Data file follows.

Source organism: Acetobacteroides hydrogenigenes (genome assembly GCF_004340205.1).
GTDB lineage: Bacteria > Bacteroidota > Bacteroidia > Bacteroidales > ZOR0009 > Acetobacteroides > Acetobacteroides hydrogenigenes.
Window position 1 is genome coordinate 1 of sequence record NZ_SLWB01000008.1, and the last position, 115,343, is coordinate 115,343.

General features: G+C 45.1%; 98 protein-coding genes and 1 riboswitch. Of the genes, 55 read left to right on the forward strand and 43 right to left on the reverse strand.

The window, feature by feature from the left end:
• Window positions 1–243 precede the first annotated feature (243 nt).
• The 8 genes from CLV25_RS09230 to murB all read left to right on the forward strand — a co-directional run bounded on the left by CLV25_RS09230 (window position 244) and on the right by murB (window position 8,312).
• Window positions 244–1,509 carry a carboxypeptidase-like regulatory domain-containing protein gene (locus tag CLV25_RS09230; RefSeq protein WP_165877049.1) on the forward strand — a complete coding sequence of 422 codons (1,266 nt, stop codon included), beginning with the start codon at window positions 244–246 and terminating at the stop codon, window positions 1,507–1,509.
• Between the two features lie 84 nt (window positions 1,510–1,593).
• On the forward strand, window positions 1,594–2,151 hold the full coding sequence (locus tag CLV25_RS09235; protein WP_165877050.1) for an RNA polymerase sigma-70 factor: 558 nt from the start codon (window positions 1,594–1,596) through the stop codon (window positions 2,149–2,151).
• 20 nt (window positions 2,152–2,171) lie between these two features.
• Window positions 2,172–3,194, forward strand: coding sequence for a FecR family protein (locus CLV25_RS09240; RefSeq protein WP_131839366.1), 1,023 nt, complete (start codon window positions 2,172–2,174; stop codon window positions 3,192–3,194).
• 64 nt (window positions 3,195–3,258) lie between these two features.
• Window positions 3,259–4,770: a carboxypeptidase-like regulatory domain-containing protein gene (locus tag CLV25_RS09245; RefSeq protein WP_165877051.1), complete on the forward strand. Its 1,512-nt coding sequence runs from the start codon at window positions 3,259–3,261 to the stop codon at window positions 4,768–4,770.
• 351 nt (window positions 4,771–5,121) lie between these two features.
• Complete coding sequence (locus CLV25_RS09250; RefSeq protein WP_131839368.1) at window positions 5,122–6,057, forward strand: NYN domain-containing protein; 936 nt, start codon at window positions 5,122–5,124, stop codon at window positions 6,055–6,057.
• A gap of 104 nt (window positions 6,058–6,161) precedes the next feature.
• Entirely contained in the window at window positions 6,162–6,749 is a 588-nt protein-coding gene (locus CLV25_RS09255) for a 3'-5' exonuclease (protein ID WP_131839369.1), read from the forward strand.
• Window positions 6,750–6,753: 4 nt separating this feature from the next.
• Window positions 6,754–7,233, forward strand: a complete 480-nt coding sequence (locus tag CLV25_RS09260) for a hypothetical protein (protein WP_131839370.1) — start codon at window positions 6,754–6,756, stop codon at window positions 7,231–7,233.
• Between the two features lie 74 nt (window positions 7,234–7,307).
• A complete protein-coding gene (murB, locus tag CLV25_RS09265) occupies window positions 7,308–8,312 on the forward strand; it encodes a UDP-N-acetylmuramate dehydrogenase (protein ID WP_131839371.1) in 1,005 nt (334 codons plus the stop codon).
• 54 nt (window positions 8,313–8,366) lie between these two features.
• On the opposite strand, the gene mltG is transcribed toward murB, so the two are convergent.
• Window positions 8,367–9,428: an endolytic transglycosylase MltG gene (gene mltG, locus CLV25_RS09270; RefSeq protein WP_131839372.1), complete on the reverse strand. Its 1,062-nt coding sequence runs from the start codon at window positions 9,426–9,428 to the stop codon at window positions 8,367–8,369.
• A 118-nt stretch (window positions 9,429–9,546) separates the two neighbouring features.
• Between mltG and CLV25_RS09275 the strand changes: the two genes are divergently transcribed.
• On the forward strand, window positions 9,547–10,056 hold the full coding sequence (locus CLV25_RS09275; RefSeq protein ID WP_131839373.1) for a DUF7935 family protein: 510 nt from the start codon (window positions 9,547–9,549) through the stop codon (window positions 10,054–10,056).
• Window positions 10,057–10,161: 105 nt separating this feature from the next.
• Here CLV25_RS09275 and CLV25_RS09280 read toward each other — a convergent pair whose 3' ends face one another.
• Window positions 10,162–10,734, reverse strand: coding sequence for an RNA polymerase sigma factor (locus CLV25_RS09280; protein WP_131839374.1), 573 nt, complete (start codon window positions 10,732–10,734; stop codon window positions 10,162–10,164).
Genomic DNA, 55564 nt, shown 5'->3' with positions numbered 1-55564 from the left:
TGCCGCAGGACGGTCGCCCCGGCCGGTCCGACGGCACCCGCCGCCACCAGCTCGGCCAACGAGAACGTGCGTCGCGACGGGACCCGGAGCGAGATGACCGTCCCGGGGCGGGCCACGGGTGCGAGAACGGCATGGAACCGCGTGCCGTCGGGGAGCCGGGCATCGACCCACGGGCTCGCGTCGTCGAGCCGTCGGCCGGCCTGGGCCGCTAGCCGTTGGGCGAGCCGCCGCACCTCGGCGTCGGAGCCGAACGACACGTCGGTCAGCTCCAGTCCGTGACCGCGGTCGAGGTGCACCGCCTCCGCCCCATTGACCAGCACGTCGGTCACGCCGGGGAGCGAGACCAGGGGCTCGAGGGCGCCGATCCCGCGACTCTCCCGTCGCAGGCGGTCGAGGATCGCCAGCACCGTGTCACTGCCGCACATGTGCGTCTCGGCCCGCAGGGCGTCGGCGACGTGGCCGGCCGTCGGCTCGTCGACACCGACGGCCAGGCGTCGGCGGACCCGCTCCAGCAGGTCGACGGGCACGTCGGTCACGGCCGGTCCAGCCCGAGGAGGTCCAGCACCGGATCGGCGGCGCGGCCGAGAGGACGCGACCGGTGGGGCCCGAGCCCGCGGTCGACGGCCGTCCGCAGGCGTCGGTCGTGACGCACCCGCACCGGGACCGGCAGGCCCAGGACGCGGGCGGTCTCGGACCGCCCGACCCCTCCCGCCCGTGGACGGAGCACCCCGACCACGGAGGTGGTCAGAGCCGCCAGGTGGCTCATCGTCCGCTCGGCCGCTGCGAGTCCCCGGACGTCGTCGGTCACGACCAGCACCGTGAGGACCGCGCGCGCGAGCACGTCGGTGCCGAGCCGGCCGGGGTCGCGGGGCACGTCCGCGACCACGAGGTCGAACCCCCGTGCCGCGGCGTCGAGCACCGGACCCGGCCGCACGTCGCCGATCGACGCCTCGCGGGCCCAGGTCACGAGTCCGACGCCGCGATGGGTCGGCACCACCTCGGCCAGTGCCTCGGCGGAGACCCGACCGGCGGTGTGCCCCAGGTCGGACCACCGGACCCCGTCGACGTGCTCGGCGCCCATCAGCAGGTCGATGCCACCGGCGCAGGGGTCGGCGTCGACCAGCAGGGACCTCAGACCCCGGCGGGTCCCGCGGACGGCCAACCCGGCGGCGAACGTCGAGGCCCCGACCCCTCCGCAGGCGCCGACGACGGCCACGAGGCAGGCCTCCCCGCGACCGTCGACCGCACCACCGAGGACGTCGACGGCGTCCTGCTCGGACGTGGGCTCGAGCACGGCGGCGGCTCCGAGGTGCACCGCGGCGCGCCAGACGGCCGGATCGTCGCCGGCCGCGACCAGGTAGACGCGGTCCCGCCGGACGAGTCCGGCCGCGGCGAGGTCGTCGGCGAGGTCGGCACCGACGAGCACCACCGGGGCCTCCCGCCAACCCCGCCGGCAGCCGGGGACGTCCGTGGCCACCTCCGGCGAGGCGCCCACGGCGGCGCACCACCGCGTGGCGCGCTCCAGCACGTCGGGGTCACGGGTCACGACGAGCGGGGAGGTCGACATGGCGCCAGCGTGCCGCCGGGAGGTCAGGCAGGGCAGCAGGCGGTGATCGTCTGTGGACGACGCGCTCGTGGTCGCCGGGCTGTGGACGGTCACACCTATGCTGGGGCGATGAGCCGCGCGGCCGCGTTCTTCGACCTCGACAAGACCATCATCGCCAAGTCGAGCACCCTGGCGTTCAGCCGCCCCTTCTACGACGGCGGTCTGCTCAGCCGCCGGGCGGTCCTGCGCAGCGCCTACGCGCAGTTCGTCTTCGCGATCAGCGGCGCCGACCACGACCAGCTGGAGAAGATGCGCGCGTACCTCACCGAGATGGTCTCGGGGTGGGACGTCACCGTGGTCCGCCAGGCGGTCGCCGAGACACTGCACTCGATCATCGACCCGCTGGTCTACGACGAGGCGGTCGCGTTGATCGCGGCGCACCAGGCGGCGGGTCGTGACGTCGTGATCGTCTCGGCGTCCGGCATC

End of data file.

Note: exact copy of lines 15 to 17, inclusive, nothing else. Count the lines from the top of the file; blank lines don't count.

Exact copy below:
• 351 nt (window positions 4,771–5,121) lie between these two features.
• Complete coding sequence (locus CLV25_RS09250; RefSeq protein WP_131839368.1) at window positions 5,122–6,057, forward strand: NYN domain-containing protein; 936 nt, start codon at window positions 5,122–5,124, stop codon at window positions 6,055–6,057.
• A gap of 104 nt (window positions 6,058–6,161) precedes the next feature.